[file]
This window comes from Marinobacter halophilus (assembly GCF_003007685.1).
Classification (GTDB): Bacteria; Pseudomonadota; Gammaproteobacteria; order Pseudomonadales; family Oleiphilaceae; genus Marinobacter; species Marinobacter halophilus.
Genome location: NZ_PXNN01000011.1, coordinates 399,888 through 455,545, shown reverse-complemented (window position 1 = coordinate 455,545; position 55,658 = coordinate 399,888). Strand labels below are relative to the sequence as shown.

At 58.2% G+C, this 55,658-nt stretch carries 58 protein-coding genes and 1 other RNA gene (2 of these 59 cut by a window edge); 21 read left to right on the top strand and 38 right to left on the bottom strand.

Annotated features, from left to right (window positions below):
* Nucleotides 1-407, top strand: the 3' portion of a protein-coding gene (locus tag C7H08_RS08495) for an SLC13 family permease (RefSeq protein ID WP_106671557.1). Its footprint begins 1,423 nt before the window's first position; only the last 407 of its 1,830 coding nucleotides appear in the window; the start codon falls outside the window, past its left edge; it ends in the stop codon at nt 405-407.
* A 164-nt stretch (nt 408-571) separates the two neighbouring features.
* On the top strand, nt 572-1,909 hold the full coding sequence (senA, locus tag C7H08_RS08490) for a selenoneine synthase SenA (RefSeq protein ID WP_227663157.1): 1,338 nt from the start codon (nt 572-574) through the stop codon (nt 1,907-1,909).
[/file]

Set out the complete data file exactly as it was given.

This window comes from Marinobacter halophilus (assembly GCF_003007685.1).
Classification (GTDB): Bacteria; Pseudomonadota; Gammaproteobacteria; order Pseudomonadales; family Oleiphilaceae; genus Marinobacter; species Marinobacter halophilus.
Genome location: NZ_PXNN01000011.1, coordinates 399,888 through 455,545, shown reverse-complemented (window position 1 = coordinate 455,545; position 55,658 = coordinate 399,888). Strand labels below are relative to the sequence as shown.

At 58.2% G+C, this 55,658-nt stretch carries 58 protein-coding genes and 1 other RNA gene (2 of these 59 cut by a window edge); 21 read left to right on the top strand and 38 right to left on the bottom strand.

Annotated features, from left to right (window positions below):
* Nucleotides 1-407, top strand: the 3' portion of a protein-coding gene (locus tag C7H08_RS08495) for an SLC13 family permease (RefSeq protein ID WP_106671557.1). Its footprint begins 1,423 nt before the window's first position; only the last 407 of its 1,830 coding nucleotides appear in the window; the start codon falls outside the window, past its left edge; it ends in the stop codon at nt 405-407.
* A 164-nt stretch (nt 408-571) separates the two neighbouring features.
* On the top strand, nt 572-1,909 hold the full coding sequence (senA, locus tag C7H08_RS08490) for a selenoneine synthase SenA (RefSeq protein ID WP_227663157.1): 1,338 nt from the start codon (nt 572-574) through the stop codon (nt 1,907-1,909).